27. In about March 1999 the Defendant also told her that he wanted to sell number 2 Codrington Mews to avoid the repossession of his Bordeaux property.  The Defendant at that time was being pursued by the Bank Nationale de Paris (BNP), who were the mortgagees of the Paris flat and the Bordeaux property.  

28. In April 1999 the Claimant was told of an offer that had been made for 2 Codrington Mews by Mr Michel, the alleged witness to the Kingsbury Trust Deed.  That offer was an offer to buy 2 Codrington Mews (the Property) from the Defendant for the sum of £550,000, notwithstanding that if the Kingsbury Trust Deed was a genuine document, Mr Michel would have been well aware that the Property was not the Defendant’s to sell.  The Claimant  deployed this offer and the concluding of a contract between Mr Michel and the Defendant for the sale of the Property on the 23rd June 1999 in a vain effort to avoid the sale of the Bordeaux property. Her correspondence is of significance in connection with the primary dispute between these parties.

29. Her account of the conversations leading to her agreeing to make the first and subsequent loans is set out in paragraphs 29 to 32 of the trial witness statement.  After remarking that she was having difficulties with her marriage and that the Defendant was kind and she enjoyed his company,  she goes on to say in paragraph 30 – 32:

“Paul explained to me that the reason for his financial situation was that he had been ill in the past and had not been working but had been very well off previously.  He did not at that stage explain what the illness was but he said that he was now better and was involved in the French film deal  [That is a term that she defines earlier in paragraph 6 of  her witness statement as being a film project in France that the Defendant was engaged on]  in which he would be producing a film in Paris which would be funded by some wealthy Canadians and which he expected was eventually going to result in  £8 million profit.  He told me that it was a biopic about a French figure of historical importance, who he always referred to as “the Old Man”  who was about ten years older than him.  He told me that he could not reveal more details as this could lead to a rival film being made…   He said that the French film company Canal Plus had shown some interest in the film and that the French Department of Culture were taking an interest and he often told me over the years that he had meetings with officials from the Ministry of Culture..  I had absolutely no reason  to doubt his statements about the French film deal and accepted what he told me without reservation.  He said that he had previously been earning £20,000 to £30,000 a month working in the film industry but he now wished to focus on this particular project.  He explained he owned a flat in Paris which he was extremely anxious that he retained as he needed a presence in Paris.  He also said the industry was such that it was crucial for his prospects of success to be seen to be living a certain sort of lifestyle…”.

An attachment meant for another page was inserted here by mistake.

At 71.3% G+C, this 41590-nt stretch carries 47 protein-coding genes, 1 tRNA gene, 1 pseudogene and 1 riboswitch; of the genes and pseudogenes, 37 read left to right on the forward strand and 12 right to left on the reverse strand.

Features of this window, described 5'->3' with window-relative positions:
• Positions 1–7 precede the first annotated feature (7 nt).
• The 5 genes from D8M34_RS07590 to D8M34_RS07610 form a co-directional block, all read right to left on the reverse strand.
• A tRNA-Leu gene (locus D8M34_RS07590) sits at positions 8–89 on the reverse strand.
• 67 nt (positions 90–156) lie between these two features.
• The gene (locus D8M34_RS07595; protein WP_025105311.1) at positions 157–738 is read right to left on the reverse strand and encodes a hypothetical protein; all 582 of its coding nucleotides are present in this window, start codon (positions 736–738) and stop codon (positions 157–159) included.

30. The Defendant’s case is that there was never any French film deal and that her evidence in that regard is an entire fabrication .  This is stated in  terms  in paragraph 114 of his trial witness statement and similar assertions are made elsewhere.  In the course of his evidence before me he said “I was never involved in a French film deal, there were simply conversations about films.  There was not going to be a biopic of French figure of importance, the Old Man.  I did not say Canal Plus had shown interest in this film.  I never I said I had meetings over the years or that I was keen to retain a presence in Paris in connection with the project”.   He alleged that the Claimant concocted all of the statements regarding the French film deal and its funding, and indeed it is now clear that no French film deal ever existed.

31. However in a letter to the Defendant’s French lawyer dated the 16th June 1999 the Claimant stated  in paragraph 4 “ Mr Markham is now fully well and is involved in a large film project in France.  The finance for the film is in place and Mr Markham will be receiving income from it by the end of the year.  He anticipates being able to repay a significant proportion of debt on the Paris property by the end of the year and have that debt completely repaid within one year”.  I am satisfied that those assertions were based on what the Claimant had been told by the Defendant, as  recorded in the Claimant’s file note (CB1/62).  It is however right to say that when the Defendant was shown a draft letter to BNP relating to the Paris flat he instructed the Claimant  to delete reference to his having a large film project which had secure funding.  I accept the Claimant’s explanation that he told her he did not wish to rely on the deal at that stage in relation to BNP.  Nonetheless I am perfectly satisfied that he spoke constantly in his relationship with the Claimant of the French film deal and the very substantial returns he expected to make from it.  

The first and subsequent alleged loans
32. The Claimant’s evidence regarding the first alleged loan is perfectly clear and contained in her witness statement at paragraphs 33, 35 and 36: